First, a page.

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Culture and Arts

Culture Watch

by Laura Haywood

In this issue:

Books - If you like a good mystery that gives more than just clues and violence, run do not walk to your nearest bookstore for a copy of Earlene Fowler's Steps to the Altar

 

Steps to the Altar
by Earlene Fowler, 320 pages
Berkley Publishing Group

I like novels particularly mysteries that give me more bang for my buck. Oh, I want a good "who done it," but I also want characters I can like and root for, and if the book also opens up a new interest for me, so much the better.

A case in point is the Benni Harper series by Earlene Fowler. There are nine books (so far) in the series; Steps to the Altar is the most recent. The others are:

Fool's Puzzle
Irish Chain
Kansas Troubles
Goose in the Pond
Dove in the Window
Mariner's Compass
Seven Sisters
Arkansas Traveler

If those titles sound a little odd, it's because each one is taken from the name of a quilting pattern. Not interested in quilting? Neither was I until I discovered Ms. Fowler's work, which is delightful. Ms. Fowler doesn't overwhelm you with quilting lore; she just tosses it in so that your interest is perked and you find yourself dropping into quilting stores and watching the Antiques Roadshow.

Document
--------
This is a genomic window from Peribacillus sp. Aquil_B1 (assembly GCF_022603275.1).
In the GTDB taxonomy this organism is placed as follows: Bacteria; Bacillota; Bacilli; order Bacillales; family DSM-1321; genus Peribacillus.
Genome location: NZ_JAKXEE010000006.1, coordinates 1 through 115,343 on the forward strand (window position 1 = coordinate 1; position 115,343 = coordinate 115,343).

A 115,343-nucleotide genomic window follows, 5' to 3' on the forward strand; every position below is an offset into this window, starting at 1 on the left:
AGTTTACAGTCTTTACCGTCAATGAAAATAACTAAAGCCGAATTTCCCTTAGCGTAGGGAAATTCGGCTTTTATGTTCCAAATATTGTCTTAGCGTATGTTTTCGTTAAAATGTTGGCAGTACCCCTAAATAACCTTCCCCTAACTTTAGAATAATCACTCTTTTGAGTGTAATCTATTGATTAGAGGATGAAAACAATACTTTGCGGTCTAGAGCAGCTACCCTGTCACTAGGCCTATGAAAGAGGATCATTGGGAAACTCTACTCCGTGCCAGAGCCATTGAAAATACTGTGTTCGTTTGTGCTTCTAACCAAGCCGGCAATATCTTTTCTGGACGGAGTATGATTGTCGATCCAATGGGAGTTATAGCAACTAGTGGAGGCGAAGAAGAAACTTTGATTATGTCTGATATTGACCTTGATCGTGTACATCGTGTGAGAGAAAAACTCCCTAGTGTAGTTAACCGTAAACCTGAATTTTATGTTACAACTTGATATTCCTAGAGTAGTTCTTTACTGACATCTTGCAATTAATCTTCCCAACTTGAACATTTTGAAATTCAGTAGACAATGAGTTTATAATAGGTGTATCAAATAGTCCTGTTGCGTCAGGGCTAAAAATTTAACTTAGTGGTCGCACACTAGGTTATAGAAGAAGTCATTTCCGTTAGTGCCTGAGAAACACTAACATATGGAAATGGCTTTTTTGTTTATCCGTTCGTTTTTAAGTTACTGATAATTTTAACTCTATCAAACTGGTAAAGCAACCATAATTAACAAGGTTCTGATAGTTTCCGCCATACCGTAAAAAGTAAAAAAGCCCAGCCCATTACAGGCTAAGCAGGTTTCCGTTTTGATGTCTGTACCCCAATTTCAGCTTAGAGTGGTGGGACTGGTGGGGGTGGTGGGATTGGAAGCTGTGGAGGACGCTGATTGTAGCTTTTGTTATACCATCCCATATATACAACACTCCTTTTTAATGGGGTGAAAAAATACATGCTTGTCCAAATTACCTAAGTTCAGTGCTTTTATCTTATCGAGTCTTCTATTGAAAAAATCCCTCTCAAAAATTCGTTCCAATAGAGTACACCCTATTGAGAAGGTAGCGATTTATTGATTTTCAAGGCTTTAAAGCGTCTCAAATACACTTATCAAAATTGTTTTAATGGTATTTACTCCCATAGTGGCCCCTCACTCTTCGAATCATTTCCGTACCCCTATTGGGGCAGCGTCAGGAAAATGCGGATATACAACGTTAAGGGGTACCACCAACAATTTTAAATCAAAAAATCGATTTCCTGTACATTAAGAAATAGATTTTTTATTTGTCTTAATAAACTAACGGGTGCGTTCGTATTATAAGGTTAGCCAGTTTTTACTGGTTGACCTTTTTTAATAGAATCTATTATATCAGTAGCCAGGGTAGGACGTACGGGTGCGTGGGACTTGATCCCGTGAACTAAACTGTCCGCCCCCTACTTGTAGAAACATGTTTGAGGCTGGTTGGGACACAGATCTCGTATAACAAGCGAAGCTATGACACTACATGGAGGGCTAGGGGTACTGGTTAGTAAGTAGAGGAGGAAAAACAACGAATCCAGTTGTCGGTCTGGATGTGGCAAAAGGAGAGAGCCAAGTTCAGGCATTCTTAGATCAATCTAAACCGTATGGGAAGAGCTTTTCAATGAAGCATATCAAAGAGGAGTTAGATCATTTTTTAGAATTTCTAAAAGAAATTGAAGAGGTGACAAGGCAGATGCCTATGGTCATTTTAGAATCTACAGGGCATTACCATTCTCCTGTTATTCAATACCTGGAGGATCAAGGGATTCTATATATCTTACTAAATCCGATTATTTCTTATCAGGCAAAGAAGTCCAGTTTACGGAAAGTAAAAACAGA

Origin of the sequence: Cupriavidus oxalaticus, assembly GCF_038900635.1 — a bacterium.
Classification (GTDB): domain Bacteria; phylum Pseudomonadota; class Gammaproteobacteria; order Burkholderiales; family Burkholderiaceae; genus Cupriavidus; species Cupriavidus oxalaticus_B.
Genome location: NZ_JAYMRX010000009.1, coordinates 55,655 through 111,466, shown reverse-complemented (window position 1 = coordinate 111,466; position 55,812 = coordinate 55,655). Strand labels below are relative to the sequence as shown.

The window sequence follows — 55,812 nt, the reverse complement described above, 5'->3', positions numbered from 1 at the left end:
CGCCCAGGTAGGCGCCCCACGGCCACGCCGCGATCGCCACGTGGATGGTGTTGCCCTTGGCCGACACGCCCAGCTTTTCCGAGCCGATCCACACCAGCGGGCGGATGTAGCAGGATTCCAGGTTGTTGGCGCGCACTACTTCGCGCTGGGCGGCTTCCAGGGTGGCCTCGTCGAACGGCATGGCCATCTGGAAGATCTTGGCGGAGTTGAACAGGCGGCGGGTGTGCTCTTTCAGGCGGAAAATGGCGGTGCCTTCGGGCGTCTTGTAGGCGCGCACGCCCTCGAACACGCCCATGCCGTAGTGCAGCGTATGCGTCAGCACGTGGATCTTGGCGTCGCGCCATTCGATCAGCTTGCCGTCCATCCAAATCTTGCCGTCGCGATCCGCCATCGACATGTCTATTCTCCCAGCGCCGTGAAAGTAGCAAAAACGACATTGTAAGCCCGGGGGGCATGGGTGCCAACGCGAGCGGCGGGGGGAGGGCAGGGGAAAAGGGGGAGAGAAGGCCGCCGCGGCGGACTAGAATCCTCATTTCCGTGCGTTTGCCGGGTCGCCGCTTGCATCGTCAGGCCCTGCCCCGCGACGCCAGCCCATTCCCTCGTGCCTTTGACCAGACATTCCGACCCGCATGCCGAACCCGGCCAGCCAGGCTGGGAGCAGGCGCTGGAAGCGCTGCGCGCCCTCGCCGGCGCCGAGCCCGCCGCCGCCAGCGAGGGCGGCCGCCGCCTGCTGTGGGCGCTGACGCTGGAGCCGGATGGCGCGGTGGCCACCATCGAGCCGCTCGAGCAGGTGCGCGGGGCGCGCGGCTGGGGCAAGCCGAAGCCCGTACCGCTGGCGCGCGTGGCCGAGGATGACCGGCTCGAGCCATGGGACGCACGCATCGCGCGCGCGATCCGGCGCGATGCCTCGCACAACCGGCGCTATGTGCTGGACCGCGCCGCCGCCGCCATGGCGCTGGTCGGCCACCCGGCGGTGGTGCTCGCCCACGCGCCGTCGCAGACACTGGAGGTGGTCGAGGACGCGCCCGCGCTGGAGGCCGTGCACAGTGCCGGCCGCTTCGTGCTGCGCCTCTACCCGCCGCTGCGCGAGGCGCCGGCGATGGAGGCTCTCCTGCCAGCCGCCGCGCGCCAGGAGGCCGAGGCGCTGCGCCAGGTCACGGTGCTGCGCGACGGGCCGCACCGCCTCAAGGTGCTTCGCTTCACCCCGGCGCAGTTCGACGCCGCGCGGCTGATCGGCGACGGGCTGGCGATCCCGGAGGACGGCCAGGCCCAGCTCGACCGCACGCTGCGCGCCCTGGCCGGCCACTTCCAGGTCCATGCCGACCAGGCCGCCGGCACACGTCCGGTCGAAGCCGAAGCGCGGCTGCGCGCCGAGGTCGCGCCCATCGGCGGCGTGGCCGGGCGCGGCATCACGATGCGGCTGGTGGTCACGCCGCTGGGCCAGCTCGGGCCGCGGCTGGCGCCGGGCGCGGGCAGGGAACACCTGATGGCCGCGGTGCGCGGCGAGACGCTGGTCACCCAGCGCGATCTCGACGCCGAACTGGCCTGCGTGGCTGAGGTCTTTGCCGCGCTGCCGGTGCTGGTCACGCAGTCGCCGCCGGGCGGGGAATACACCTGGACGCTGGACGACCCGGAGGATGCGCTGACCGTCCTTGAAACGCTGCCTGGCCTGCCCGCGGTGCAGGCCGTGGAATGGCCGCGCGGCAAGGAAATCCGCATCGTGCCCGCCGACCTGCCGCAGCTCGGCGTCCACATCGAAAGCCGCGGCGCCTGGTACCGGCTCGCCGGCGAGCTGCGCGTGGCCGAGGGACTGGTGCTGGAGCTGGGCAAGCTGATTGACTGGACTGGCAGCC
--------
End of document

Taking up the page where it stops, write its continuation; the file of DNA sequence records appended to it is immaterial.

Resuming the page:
Each book is a stand-alone mystery and a cracking good one. But each also advances the lives of the main characters, which include Benni Harper, who runs a folk art museum; Gabe Ortiz, her husband, who's police chief in San Celina, where most of the stories take place; her grandmother, Dove; her best friend, Elvia; and her fifth-cousin, Emory, who is engaged to Elvia. These people learn and grow in each book and throughout the series.

In Steps to the Altar, Benni is coping with two weddings (Elvia's and Dove's); the local Mardi Gras festival; and the arrival in town of one of her husband's former LAPD partners, a gorgeous blonde who clearly has more than reminiscences on her mind. Benni doesn't need a murder mystery, particular one more than 50 years old, but that's what the local historical society dumps on her in the form of papers that belonged to Maple Bennett Sullivan. Maple vanished many years earlier after having murdered her husband or so the story goes. Benni is talked into reviewing the papers and becomes convinced that Maple is innocent. Her investigations aren't welcomed by some San Celina residents, leading to complications.

Earlene Fowler writes with grace and wit. Her characters are beautifully drawn and very likeable. And her plots are intricate, but believable. If you like a good mystery that gives more than just clues and violence, run do not walk to your nearest bookstore.

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